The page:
› The physical environment is adapted to meet the needs of children and young people (CYP).
Examples of good practice
› A purposeful, organised and well-resourced learning environment is provided to encourage independence and active engagement. In This includes effective classroom management practice in schools and post-16 settings, learning though play in year years. Routines should be understood and followed.
› Physical accessibility checks of the building and individual learning spaces are regularly carried out, various tools such as an environmental audit can be used to support this. assessed. The Accessibility Plan, which all schools and maintained early years provision’s website, a hard copy is also available. “Reasonable adjustments” are made according to individual needs. Other early years settings should be encouraged to follow this approach.
› The furniture is the appropriate size/ height for the child or young person. Favourable seating arrangements are identified, check the individual’s plan provided by specialists e.g. Hearing and visual needs.
› Extra-curricular activities and educational visits are planned to fully include CYP with additional needs (in line with the Equalities Act 2010), including those with social, emotional and mental health (SEMH) needs and physical disabilities. “Reasonable adjustments” are made.
› CYP’s views are routinely sought and are used to inform planning for physical support that they may require.
› In early years, consider the use of Disability Access Fund, to improve the learning environment, for example purchasing acoustic panels to reduce background noise within the setting.
› Staff are aware of sensory needs and issues that may impact on CYP.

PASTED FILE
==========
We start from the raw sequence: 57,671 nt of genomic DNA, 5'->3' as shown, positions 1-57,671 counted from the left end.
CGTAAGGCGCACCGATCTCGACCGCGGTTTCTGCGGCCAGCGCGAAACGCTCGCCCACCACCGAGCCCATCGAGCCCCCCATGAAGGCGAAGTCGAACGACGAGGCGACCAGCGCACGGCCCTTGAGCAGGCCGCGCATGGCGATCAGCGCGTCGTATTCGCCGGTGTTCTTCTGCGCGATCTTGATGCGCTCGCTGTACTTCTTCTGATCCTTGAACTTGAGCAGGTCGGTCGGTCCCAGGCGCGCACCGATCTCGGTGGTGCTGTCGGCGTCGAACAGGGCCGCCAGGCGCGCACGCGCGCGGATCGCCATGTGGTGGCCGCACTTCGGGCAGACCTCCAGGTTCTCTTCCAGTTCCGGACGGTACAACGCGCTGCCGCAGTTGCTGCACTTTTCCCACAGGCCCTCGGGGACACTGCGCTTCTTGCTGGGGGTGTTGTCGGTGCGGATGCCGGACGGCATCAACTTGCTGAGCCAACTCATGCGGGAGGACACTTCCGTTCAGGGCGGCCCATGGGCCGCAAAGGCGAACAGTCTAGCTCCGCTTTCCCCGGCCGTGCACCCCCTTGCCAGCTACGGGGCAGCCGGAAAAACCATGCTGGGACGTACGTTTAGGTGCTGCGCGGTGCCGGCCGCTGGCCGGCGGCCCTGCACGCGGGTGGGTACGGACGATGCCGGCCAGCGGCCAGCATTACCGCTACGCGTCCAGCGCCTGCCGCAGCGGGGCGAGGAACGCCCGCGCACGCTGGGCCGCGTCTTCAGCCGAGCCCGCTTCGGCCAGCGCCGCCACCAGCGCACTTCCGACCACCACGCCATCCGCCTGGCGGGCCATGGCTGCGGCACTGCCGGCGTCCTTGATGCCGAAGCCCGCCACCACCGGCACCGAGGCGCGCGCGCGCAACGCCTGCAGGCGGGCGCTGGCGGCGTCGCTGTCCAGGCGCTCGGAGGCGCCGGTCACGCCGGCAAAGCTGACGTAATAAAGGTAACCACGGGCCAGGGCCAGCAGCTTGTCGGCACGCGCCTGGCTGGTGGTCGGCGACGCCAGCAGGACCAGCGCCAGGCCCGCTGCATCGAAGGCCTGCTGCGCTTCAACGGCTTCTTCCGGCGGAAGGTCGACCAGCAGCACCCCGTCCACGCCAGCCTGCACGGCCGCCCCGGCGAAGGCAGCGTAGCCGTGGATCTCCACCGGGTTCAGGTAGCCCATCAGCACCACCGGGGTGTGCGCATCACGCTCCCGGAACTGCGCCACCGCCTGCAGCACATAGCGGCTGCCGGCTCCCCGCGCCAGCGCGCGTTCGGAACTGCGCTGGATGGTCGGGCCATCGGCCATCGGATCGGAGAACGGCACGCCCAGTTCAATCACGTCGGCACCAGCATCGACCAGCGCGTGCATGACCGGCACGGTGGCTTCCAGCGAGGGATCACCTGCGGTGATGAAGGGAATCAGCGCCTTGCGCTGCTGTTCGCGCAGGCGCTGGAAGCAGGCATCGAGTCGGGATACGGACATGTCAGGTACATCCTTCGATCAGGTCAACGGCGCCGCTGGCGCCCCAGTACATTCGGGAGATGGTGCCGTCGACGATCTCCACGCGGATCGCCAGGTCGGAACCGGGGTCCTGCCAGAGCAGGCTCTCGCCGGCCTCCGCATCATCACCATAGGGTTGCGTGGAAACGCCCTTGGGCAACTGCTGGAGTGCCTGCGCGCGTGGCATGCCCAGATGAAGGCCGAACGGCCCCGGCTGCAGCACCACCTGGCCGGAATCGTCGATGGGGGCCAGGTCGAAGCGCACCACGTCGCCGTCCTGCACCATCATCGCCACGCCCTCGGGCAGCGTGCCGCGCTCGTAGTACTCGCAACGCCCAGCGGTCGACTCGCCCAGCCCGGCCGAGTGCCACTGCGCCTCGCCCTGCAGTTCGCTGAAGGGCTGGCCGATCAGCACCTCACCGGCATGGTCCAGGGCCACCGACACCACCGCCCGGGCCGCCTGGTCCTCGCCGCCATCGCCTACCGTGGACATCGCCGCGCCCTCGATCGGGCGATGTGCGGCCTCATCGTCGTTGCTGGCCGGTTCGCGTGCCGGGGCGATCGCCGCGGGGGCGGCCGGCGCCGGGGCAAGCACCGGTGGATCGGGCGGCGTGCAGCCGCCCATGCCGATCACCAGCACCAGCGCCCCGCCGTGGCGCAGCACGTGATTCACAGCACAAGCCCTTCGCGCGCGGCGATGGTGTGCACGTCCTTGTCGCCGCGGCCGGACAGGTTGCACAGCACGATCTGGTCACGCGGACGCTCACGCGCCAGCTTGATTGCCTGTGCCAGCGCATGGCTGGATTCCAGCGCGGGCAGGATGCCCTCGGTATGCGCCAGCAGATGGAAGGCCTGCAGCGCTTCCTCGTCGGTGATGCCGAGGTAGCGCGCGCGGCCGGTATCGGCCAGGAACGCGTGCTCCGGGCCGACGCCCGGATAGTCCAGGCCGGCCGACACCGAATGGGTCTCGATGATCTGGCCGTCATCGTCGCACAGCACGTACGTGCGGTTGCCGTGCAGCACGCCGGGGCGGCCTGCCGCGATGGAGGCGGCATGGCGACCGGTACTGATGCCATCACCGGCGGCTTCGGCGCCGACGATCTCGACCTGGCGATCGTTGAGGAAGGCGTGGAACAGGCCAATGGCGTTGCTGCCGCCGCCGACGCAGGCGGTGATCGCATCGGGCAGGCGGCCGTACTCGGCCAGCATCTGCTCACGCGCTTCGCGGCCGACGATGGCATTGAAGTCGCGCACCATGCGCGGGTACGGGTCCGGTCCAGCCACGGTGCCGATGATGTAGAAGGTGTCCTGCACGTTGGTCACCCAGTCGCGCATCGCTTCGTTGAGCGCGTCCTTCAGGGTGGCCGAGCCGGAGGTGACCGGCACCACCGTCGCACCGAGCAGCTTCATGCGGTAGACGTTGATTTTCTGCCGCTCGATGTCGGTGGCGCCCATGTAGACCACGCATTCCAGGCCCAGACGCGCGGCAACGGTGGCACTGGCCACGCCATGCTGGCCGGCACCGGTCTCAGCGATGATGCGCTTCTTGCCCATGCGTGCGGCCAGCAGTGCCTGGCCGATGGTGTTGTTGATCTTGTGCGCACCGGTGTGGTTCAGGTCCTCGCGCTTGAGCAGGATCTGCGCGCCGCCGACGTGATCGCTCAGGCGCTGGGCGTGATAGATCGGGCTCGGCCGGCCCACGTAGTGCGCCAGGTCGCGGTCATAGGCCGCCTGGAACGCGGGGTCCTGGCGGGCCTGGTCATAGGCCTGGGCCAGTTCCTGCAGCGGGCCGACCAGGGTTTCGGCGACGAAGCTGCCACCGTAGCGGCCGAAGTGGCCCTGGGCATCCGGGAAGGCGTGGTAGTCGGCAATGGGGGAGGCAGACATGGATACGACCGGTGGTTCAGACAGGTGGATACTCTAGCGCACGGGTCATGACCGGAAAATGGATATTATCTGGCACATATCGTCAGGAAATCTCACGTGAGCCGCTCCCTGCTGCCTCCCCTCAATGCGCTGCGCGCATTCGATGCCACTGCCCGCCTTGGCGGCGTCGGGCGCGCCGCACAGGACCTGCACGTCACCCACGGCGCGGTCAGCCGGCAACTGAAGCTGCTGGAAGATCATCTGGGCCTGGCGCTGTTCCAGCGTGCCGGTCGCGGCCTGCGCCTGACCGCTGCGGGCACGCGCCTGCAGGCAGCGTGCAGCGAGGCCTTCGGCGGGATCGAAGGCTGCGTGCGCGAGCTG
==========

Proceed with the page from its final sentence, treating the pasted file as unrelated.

Examples of good practice
› The child or young person’s sensory needs are known and used to plan activities, seating arrangements and movement breaks. Tools such as sensory bags are readily available and can be independently accessed as required.
› Staff are aware that for some children, a sensory or physical disability could impact on their language and social interaction.
› Left and right-handed CYP can use equipment comfortably.
› CYP who wear glasses and/ or hearing aids wear them and are seated in the optimum position. Staff should encourage CYP to wear appropriate sensory equipment and use physical aids. This information should be included with One Page Profiles and Individual Plans.
› Displays are meaningful and visually accessible to reduce sensory overload.
› CYP have access to low arousal spaces or regulating activities when needed.
› A pale background and accessible font styles in a clearly visible marker pen are used on the whiteboard. Consider the amount of stimulation in the form of display areas including the use of colour, surrounding whiteboards.
› Staff are aware of lighting in the room e.g. use of natural light. Glare from the surfaces such as interactive white boards, light streaming through the windows, how fluorescent lighting may have an impact on the child. This includes who is facing the light, where staff stand in relation to the light.
› Staff are aware of smells and noise in the room and any particular individuals who may be impacted by these. For example, position of the kitchen / canteen / music room, refuse collection day.
› Staff are aware of the sensory impact that floor surfaces may have on CYP and alternatives are offered.
Staff are aware that some children have a preference for certain clothing and their needs are considered if there is a need to change clothing or for it to be removed. This includes shoes. Some children also find it challenging to wear protective equipment such as water aprons, art apron and lab coats because the material challenges their sensory integration. Staff should use their awareness of the needs of the individual child and respond consistently to support the child’s preference.
All sensors experiences are risk assessed to ensure children are kept safe and the risk of any infection being spread is minimised.
Last updated 8 December 2020